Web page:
Morgan Wallen has had some career lows and stunning highs over the last few years - enough to give anyone whiplash. Through it all, he's kept a relatively low profile as far as speaking to the media, until now. "Billboard" has scored an in-depth and wide-ranging interview with the superstar that leaves no stone - or controversy - unturned.
The entire interview is well worth reading; it shows the personal growth that comes from screwing up in public time and time again, and working through it. Some high points:
- Of his 2021 "N-word" controversy and subsequent cancelation: When a video of a drunk Morgan calling a friend the "N-word" surfaced, cancelation was swift despite his public apology. Radio playlists pulled his music, his booking agency dropped him, awards shows deemed him ineligible, and his own label suspended him. But Morgan's fans rallied around him, with sales of his "Dangerous" album more than doubling in the week following the incident. Morgan was apologetic, but angry at how he was being perceived: "I’m kind of actually mad about this a little bit because I know I shouldn’t have said this, but I’m really not that guy. I put myself in just such a sh-t spot, you know? Like, ‘You really messed up here, guy.’ If I was that guy, then I wouldn’t have cared. I wouldn’t have apologized. I wouldn’t have done any of that if I really was that guy that people were saying about me.”
- On his vocal health issues earlier this year: The medical issues that led to six weeks of vocal rest "100% spooked him," Morgan says. When vocal issues sprang up again recently, he was better prepared; he had doctors at Vanderbilt and his vocal coach - who taught him methods to make singing more sustainable - at his disposal.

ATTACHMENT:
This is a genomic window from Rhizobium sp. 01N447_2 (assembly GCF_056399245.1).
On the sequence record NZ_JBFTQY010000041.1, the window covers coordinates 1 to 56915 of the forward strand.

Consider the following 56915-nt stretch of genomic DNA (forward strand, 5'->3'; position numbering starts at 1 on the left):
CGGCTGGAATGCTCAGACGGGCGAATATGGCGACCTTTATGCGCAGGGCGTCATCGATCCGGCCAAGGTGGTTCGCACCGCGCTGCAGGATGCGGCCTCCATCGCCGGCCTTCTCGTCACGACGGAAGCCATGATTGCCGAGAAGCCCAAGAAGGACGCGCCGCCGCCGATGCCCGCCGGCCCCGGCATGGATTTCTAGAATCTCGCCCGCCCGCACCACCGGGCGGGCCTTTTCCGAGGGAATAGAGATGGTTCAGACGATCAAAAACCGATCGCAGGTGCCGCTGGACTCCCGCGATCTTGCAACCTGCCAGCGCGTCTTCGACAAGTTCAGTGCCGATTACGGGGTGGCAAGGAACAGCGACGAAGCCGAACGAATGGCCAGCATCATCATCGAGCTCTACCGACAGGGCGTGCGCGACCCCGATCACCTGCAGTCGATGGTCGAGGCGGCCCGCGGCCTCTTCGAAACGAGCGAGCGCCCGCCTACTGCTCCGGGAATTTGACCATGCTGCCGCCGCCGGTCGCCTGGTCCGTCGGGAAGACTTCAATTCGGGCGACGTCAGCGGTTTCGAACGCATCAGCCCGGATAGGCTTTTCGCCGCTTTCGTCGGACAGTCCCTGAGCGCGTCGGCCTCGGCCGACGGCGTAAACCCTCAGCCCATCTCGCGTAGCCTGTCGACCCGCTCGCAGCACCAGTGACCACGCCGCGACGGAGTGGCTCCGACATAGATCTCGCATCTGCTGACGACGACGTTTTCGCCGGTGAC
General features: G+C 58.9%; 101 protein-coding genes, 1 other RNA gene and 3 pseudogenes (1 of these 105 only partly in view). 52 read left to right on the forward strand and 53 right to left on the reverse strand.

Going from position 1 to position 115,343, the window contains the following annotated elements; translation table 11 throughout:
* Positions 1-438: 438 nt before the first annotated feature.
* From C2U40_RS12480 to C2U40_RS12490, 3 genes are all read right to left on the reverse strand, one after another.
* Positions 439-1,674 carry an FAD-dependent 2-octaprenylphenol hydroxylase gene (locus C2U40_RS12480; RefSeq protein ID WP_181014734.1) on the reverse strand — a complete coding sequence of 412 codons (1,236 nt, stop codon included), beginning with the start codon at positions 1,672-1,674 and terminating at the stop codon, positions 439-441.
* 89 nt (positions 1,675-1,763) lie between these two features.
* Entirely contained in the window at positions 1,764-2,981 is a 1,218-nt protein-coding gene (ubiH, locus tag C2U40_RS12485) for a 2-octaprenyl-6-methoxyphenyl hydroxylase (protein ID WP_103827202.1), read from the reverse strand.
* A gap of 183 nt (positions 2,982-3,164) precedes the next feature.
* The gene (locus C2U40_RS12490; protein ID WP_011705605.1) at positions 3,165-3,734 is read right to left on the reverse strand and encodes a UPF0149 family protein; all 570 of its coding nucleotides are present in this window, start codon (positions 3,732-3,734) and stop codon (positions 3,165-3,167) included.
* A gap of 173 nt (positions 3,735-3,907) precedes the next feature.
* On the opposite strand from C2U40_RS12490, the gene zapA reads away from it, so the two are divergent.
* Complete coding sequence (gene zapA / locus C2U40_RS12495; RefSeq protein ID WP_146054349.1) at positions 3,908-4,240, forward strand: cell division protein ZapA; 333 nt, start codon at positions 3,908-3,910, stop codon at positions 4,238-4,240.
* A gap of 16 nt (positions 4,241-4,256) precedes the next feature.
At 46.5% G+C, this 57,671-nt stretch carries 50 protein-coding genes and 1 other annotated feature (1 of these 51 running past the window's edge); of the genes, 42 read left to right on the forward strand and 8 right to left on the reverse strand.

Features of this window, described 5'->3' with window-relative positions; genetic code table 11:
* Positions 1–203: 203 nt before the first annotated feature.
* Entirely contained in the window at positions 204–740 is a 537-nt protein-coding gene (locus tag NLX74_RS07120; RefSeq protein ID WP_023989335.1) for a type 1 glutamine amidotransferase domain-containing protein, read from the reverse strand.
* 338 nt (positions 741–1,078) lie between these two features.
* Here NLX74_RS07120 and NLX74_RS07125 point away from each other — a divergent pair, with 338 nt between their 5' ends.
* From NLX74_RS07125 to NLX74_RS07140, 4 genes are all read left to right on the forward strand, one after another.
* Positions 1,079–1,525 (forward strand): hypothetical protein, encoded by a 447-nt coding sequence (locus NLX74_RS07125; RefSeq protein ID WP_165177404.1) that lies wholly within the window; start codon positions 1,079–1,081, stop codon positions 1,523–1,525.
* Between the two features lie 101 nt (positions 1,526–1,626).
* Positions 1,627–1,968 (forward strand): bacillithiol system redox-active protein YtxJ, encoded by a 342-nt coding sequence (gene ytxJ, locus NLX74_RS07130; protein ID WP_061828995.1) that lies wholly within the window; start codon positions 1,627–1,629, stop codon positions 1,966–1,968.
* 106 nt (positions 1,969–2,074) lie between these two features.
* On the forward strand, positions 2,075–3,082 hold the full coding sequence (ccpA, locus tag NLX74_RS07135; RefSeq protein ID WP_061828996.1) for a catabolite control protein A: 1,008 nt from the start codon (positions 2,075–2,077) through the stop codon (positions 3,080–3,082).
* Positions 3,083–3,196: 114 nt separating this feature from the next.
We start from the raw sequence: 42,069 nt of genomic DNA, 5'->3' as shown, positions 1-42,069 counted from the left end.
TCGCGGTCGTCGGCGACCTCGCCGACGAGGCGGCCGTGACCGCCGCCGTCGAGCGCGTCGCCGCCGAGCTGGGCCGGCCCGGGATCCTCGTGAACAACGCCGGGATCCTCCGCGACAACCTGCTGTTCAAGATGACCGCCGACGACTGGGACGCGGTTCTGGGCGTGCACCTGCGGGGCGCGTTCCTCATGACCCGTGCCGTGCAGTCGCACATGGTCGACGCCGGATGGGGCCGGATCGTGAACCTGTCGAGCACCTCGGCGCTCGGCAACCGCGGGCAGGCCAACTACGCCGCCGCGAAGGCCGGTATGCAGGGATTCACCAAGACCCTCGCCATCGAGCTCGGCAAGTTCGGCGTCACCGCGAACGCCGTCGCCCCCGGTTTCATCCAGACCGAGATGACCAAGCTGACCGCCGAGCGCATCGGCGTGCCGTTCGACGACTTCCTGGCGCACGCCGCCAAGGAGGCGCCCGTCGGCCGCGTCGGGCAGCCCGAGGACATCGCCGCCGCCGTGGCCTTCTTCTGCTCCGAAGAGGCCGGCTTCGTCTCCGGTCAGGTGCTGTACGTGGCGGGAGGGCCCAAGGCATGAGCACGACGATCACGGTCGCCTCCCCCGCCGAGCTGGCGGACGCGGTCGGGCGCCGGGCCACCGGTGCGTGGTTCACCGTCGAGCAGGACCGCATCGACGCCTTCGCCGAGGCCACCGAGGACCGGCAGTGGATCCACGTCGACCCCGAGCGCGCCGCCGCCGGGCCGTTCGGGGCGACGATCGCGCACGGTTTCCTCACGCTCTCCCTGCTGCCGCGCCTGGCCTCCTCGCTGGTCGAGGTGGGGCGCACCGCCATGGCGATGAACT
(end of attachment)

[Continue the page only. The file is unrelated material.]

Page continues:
- On how going out in public has changed for him: “I don’t really go to the grocery store. I have to go through back doors to go to the doctor and all that kind of stuff. I still try to hold on to as much [normalcy] as possible. I like driving, so I try to drive as much as I can by myself.” When old friends don’t invite him to events, it sometimes bothers him, even though he knows the disturbance his presence can cause. And he has found a second use for his camo gear. After hunting, he sometimes leaves on his cap, camo top and a little face paint, just enough so that he can “sneak around, just wherever I can go, maybe a Mexican restaurant.”
- On maturing after his questionable past behavior: Wallen says that the experience in 2021 truly showed him “just how much that people listen to me. I don’t think I realized that, at least not at that grand of a scale at the time,” he says. “I [learned] how much my words matter.” Now, nearly three years later, Wallen says, “That person is definitely not the same person I am now.”
- On life as a dad to son Indie: “It gives me something to focus on that’s not just all about myself because for a while, I had to be super selfish. I had to mostly focus on myself or [my career] wouldn’t work,” he says. But now, “it’s nice to really think about someone other than yourself and about what you’re passing down. He’s my favorite thing about life.”
- On being shut down at country music awards shows: Morgan realizes he can only control what he can control: The CMA losses “bothered me for like five minutes,” he admits. “And then I’m like, ‘Why am I mad? I’m about to go play for 80,000 people in Atlanta.’ ”
Read the full interview here: Billboard